Mayhew’s interviewees were asked directly about their reading. There are other sources in which ordinary men and women were asked very different and seemingly unrelated questions which lead them to expose some information about their reading habits or experiences. Criminal court records are one such source. Transcripts of trials, such as the Old Bailey Proceedings, but also newspaper summaries of courtroom evidence, abound with references to reading. Reading was often an activity that witnesses remembered doing on the day of the crime, or reading articles about the crime had led witnesses to the courtroom. A large number of these incidents have been entered into UK RED. You can find a substantial proportion of these by searching for ‘old bailey’ as keywords in the basic search. Let’s try that now.

Figure 3 Old Bailey Courthouse

Activity 3

Go to the UK RED search page and type ‘old bailey’ (without the quote marks) into the basic keyword search. How many hits did you get? When I tried, the database returned just over 200 results, which is a lot.

If you gently scroll down the list of results, you might notice that newspaper has a large presence in the type of text that these readers made reference to. Some reading historians have claimed that newspapers and other ephemeral texts were probably read more by people in, say, the 18th and 19th centuries, than books, but commented on less. Using a source like the Old Bailey which captures a very different kind of evidence might help to redress that balance.

We can use the entries collected from the Old Bailey Proceedings to try some valuable qualitative analysis of newspaper reading habits or practices in the 18th and early 19th centuries.

Select around five of these entries, randomly from the big list. If it makes it easier, you can mark five entries and export them into ‘my list’. Next, take a quick look at the details of each entry – clicking on each (or from the PDF generated in ‘my list’). Look at the evidence of reading they offer, and then at characteristics of that experience (noting, for example, the socio-economic group and occupation of the reader; the place where the reading occurred, and so on). From these five entries, can you detect any patterns about newspaper reading that this source might illuminate?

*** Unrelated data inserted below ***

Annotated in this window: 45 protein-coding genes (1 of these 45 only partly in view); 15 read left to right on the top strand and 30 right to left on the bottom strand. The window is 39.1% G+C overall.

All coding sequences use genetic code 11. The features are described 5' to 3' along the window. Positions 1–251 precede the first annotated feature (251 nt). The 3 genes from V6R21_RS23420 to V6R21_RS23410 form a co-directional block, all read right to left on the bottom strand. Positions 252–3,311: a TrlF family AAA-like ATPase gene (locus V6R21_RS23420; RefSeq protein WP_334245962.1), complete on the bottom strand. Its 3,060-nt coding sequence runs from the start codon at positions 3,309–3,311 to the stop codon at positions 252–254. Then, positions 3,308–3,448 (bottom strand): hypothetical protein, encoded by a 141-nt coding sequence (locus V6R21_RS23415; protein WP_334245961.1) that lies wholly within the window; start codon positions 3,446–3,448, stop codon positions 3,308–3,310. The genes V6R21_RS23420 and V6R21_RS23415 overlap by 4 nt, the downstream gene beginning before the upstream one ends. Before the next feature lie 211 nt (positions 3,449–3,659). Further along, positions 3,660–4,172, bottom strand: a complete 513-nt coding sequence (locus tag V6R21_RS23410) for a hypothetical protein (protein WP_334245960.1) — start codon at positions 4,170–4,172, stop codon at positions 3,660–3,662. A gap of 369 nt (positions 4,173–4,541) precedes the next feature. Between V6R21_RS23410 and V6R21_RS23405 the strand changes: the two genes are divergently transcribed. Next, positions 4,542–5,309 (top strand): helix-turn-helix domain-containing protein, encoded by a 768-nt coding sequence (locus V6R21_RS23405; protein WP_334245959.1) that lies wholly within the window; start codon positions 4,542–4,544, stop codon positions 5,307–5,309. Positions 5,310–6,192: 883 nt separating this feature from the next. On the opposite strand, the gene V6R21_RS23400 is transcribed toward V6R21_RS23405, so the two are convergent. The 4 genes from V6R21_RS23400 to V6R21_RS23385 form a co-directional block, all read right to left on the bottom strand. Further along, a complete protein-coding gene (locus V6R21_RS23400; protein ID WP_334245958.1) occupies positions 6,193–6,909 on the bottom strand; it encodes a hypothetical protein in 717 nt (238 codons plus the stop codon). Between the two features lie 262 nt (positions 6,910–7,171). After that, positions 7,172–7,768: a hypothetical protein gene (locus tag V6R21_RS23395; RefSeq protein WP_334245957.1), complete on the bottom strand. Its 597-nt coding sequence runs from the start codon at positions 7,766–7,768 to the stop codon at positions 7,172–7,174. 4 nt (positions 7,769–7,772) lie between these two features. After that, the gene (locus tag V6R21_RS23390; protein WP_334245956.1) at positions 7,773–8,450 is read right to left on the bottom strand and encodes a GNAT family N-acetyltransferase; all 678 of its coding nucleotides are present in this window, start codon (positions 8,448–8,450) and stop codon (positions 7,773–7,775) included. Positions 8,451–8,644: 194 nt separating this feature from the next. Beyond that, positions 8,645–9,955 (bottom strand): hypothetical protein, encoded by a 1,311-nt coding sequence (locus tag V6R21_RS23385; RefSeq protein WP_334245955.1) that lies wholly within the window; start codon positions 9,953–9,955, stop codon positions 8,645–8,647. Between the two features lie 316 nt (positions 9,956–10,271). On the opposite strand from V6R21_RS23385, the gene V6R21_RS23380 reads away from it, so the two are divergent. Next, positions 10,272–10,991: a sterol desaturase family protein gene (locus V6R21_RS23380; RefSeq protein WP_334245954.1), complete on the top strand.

Here are the five samples I collected: entry one; entry two; entry three; entry four; and entry five (right-click on each link to open it in a new window or tab). What struck me first was the diversity of these entries, but then I noticed that they all seemed to belong to different categories of experience the telling about which had been directly encouraged by the circumstances of the courtroom and the likely questions asked of the witnesses. So in the first in my list, the Polish jeweller, Philip Farmer, heard another read the notice of the trial and that meant that Farmer then went to the court. Publican of the Two Brewers, William Spicer, featured in my second entry, remembered reading the newspaper as he recounted events leading up to the crime: the reading was incidental, and might have been part of his routine. The next two entries both catalogued the experiences of pawnbrokers, who had used the newspaper (in both cases the Daily Advertiser) to detect whether the items customers were pledging were actually stolen property. And finally, in my last, the accused claimed he found the forged bank notes in the street and went to the pub each day to see if the notes had been advertised as lost in the newspaper, presumably so that he could return them to his owner. I also noticed a pattern across these entries: that the newspaper featured prominently in public life – people went to the pub or the coffee house to read it, and some heard it being read aloud in a public venue.

The potential offered by court records is enormous. But our excitement about this potential should not prevent us from being critical about the evidence offered by this source. A large proportion of the evidence in UK RED taken from court records inevitably relates to the reading of crime news. For example, the entries we explored in some detail revealed that many of the witnesses were pawnbrokers, who seem to have read the newspaper to avoid accusations of being receivers of stolen goods. But when looking at this type of evidence, it is always useful to pose a counterfactual – what about those people who read the crime news and did not go to court, even though they had seen the stolen goods, witnessed the crime, or knew the accused? Could it be that those who did not go to court are of a greater number than those who did? Do court records reveal the ‘tip of the iceberg’, or do they point towards the reading habits of a small minority?